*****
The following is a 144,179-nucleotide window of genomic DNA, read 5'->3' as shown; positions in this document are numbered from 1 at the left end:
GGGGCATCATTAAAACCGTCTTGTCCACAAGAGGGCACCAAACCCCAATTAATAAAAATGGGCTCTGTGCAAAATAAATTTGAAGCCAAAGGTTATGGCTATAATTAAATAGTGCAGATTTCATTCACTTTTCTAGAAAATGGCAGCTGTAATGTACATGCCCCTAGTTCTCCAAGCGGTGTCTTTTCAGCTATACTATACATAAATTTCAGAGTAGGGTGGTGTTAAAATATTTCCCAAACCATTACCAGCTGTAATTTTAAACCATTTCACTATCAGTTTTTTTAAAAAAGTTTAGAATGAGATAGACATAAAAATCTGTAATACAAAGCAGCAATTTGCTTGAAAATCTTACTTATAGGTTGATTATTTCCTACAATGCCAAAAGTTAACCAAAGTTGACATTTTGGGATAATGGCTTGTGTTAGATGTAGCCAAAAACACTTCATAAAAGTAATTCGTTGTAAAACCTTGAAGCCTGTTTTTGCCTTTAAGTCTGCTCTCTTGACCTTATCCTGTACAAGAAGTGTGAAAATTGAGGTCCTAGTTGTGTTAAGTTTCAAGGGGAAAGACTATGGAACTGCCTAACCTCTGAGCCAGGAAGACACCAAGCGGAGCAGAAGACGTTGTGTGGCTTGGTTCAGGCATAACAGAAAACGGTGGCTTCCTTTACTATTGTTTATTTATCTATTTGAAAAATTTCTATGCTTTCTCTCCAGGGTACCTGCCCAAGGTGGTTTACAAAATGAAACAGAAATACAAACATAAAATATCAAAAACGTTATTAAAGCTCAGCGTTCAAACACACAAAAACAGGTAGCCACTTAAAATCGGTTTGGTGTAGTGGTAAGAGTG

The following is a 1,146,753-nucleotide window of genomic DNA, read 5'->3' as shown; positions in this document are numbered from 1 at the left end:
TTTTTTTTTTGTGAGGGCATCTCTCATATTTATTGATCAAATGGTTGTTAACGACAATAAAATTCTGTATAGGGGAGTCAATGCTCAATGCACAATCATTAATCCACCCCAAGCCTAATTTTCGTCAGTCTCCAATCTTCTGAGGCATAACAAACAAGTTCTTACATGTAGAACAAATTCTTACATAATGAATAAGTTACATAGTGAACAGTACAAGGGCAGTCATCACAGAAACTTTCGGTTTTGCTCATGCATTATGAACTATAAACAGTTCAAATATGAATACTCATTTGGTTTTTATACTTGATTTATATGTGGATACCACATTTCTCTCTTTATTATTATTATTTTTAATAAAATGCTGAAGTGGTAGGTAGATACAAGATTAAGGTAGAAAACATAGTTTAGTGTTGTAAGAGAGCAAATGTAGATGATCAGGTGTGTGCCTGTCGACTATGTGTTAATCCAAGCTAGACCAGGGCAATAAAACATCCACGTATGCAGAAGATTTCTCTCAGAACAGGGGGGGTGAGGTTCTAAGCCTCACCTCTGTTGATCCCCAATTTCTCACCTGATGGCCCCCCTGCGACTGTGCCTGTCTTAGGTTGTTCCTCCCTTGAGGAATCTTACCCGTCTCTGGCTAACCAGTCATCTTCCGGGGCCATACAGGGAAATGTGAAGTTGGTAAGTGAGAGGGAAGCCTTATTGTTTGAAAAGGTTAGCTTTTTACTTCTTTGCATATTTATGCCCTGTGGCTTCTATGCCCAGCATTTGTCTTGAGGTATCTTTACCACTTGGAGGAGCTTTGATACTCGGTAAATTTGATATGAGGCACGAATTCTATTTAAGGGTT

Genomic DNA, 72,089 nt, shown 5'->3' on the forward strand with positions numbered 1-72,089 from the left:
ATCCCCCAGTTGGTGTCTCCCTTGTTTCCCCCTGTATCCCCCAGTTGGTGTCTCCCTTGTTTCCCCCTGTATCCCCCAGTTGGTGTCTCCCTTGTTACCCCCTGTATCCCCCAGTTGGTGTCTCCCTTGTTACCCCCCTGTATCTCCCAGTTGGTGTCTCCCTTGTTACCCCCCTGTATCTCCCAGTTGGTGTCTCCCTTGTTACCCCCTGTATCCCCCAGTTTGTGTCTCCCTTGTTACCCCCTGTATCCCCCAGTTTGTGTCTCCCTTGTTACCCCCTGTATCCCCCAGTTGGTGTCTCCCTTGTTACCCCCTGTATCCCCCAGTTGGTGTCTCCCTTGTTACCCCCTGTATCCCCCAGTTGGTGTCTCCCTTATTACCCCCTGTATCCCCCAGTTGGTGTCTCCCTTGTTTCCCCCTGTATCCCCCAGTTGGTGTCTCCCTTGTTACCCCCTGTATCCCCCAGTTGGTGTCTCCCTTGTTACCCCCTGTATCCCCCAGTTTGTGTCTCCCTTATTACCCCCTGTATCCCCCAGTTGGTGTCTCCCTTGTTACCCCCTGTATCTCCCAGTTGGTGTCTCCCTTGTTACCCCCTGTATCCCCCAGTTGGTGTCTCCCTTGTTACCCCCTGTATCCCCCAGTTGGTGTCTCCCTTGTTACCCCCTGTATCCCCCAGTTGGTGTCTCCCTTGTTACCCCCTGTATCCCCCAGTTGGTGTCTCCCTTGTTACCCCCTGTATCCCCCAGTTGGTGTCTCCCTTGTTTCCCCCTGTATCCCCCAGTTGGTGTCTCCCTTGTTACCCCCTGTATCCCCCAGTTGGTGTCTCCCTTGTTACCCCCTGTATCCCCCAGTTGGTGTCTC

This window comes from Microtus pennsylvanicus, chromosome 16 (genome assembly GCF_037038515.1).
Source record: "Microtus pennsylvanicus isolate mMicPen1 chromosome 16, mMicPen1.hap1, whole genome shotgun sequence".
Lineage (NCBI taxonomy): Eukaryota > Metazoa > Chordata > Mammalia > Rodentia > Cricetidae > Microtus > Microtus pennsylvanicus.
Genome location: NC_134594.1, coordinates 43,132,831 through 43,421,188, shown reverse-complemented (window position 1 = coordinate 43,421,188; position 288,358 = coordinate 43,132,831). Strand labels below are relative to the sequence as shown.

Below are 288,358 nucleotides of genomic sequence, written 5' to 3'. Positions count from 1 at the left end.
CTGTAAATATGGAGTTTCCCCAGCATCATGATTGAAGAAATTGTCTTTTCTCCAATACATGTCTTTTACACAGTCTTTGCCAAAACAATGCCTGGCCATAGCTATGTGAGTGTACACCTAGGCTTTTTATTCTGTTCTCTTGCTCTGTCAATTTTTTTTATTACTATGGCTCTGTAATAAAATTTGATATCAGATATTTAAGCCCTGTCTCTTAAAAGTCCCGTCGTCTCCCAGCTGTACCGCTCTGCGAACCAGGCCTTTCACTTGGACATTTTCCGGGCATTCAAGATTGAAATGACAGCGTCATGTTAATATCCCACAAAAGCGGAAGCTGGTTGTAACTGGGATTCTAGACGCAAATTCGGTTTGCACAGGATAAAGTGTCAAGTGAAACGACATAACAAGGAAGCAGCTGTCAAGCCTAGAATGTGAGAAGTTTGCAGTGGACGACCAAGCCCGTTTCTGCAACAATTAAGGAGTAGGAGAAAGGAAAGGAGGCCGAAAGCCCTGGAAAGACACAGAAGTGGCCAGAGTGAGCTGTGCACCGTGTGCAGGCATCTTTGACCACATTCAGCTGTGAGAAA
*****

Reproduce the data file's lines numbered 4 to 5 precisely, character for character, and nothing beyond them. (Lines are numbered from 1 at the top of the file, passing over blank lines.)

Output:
TTTTTTTTTTGTGAGGGCATCTCTCATATTTATTGATCAAATGGTTGTTAACGACAATAAAATTCTGTATAGGGGAGTCAATGCTCAATGCACAATCATTAATCCACCCCAAGCCTAATTTTCGTCAGTCTCCAATCTTCTGAGGCATAACAAACAAGTTCTTACATGTAGAACAAATTCTTACATAATGAATAAGTTACATAGTGAACAGTACAAGGGCAGTCATCACAGAAACTTTCGGTTTTGCTCATGCATTATGAACTATAAACAGTTCAAATATGAATACTCATTTGGTTTTTATACTTGATTTATATGTGGATACCACATTTCTCTCTTTATTATTATTATTTTTAATAAAATGCTGAAGTGGTAGGTAGATACAAGATTAAGGTAGAAAACATAGTTTAGTGTTGTAAGAGAGCAAATGTAGATGATCAGGTGTGTGCCTGTCGACTATGTGTTAATCCAAGCTAGACCAGGGCAATAAAACATCCACGTATGCAGAAGATTTCTCTCAGAACAGGGGGGGTGAGGTTCTAAGCCTCACCTCTGTTGATCCCCAATTTCTCACCTGATGGCCCCCCTGCGACTGTGCCTGTCTTAGGTTGTTCCTCCCTTGAGGAATCTTACCCGTCTCTGGCTAACCAGTCATCTTCCGGGGCCATACAGGGAAATGTGAAGTTGGTAAGTGAGAGGGAAGCCTTATTGTTTGAAAAGGTTAGCTTTTTACTTCTTTGCATATTTATGCCCTGTGGCTTCTATGCCCAGCATTTGTCTTGAGGTATCTTTACCACTTGGAGGAGCTTTGATACTCGGTAAATTTGATATGAGGCACGAATTCTATTTAAGGGTT

Genomic DNA, 72,089 nt, shown 5'->3' on the forward strand with positions numbered 1-72,089 from the left: